So often I end up writing statements in grants such as "My research will cure (insert favorite cause here)." And I always feel a little weird about it. Because it certainly could be true, however much more likely is that my research will have little immediate effect. This is because I do basic research.
This article in Infection and Immunity really said it well. It is by Fang and Casadevall, accepted ahead of print. I know not everyone will be able to download this directly, but find it if you can, it is an amazing read.
In short, basic research is necessary in and of itself. We cannot predict the effect of a discovery. How would we have known that studying telomeres could lead to an understanding of aging, for example? So, when you hear politicians talk about "pork barrel spending" and "ridiculous research" that they get from a title of a grant, think about my favorite quote from their paper:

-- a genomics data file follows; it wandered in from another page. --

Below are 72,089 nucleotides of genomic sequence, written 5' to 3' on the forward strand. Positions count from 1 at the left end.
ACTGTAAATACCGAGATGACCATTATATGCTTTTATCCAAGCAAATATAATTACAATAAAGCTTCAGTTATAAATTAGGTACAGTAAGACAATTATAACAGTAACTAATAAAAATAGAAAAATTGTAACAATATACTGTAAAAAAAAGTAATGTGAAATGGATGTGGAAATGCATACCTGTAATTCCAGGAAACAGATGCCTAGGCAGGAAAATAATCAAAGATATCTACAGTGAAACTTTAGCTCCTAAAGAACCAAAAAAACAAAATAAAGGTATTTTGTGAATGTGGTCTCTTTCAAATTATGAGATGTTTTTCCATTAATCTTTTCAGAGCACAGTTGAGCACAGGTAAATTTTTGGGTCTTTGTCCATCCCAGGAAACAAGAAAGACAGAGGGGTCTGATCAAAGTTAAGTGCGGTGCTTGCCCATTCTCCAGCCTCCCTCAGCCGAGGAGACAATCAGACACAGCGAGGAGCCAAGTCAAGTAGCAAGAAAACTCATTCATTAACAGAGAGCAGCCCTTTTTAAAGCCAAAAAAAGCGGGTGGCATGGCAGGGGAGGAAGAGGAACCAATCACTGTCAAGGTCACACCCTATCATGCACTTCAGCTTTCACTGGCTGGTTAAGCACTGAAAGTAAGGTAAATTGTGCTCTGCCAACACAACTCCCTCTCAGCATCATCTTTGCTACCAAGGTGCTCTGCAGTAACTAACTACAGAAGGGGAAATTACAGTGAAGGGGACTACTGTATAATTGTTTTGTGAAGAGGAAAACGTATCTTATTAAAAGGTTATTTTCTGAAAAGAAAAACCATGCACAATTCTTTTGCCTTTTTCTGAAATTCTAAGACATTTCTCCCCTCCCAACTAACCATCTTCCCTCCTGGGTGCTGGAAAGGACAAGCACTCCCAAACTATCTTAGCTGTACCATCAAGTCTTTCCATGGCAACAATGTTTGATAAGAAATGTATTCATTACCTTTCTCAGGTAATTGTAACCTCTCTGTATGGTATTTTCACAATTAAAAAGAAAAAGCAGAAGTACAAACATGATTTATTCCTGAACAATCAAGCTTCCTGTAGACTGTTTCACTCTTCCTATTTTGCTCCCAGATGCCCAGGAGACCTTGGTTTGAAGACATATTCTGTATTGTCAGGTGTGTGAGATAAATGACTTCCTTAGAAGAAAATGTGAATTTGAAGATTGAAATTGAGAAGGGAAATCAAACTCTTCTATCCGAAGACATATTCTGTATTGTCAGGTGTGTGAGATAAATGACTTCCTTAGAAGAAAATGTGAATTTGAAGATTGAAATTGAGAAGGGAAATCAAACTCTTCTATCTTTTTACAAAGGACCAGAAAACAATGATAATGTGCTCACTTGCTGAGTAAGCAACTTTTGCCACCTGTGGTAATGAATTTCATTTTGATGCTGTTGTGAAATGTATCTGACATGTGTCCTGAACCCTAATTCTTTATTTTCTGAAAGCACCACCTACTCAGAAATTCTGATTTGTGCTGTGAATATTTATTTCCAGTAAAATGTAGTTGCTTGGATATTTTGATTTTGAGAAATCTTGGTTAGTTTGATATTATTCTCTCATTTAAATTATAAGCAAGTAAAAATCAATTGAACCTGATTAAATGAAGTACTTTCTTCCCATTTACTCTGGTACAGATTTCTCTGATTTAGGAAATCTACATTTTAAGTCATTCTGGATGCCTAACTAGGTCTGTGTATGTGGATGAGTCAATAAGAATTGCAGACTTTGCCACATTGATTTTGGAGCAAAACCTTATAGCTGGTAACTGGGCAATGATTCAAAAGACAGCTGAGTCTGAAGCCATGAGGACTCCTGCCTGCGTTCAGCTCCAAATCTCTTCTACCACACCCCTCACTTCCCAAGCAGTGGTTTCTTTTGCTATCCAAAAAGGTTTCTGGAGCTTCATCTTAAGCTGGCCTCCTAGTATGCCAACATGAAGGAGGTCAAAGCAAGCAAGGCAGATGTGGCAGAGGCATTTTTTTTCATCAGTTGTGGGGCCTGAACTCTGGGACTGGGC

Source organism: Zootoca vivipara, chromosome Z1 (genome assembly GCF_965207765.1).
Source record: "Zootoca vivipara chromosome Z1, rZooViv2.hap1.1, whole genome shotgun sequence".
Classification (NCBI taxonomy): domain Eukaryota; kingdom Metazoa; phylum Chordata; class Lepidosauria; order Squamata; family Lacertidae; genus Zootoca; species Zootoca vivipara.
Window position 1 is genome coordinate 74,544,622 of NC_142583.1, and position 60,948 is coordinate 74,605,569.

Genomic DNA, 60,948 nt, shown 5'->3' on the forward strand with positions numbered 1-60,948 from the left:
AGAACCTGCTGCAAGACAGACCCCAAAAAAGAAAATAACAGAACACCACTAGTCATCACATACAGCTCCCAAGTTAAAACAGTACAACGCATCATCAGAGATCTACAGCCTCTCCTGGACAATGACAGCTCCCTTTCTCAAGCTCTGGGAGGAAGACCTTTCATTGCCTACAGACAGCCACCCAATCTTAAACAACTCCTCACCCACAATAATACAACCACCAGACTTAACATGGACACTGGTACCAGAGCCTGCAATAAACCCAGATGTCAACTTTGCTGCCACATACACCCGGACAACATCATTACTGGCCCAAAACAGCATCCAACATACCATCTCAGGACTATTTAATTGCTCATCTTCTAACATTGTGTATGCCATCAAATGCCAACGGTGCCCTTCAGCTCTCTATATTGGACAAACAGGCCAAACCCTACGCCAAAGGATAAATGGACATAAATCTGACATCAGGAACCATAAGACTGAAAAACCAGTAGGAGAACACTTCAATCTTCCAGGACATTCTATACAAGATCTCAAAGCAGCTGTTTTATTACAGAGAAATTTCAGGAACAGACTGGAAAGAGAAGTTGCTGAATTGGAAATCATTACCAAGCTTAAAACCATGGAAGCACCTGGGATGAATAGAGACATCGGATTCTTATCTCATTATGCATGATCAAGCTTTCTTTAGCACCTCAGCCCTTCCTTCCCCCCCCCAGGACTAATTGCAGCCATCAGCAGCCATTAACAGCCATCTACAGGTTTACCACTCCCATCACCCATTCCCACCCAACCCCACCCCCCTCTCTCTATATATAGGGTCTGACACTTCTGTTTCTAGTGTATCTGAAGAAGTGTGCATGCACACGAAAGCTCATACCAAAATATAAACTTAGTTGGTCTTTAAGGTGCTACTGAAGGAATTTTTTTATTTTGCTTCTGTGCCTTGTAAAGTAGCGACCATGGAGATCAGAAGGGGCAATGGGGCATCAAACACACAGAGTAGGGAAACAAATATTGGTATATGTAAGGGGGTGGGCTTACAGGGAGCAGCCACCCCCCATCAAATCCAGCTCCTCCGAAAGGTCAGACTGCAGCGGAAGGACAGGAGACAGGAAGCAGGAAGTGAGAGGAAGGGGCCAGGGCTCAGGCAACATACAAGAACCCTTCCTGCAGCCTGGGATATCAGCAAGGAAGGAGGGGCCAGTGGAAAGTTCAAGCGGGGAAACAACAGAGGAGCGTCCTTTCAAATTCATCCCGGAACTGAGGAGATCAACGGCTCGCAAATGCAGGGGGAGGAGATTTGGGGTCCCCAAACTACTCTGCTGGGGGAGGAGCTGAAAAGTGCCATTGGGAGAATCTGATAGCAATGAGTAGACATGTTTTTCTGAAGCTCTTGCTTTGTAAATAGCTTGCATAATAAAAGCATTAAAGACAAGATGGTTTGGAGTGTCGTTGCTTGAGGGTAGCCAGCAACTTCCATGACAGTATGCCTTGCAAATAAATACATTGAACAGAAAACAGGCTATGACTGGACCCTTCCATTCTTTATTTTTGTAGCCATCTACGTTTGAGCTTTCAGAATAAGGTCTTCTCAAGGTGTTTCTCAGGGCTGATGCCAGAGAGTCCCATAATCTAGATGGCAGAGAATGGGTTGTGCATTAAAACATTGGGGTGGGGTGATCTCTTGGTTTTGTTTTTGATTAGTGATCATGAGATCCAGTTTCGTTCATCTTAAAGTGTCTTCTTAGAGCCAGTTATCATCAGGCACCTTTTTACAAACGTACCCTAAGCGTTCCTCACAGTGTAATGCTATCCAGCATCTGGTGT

"We didn’t know at the time that there were any particular disease implications. We were just interested in the fundamental questions. . . (this) is really a tribute to curiosity-driven basic science"
--Nobel Laureate Carol Greider
Voices and Perspectives from the Past: Memoirs of Scientists and Departmental Histories - by Daniel P. Haeusser | I started a draft of this post while sitting out on the Memorial Union lakeside terrace at the University of Wisconsin Madison. It ...
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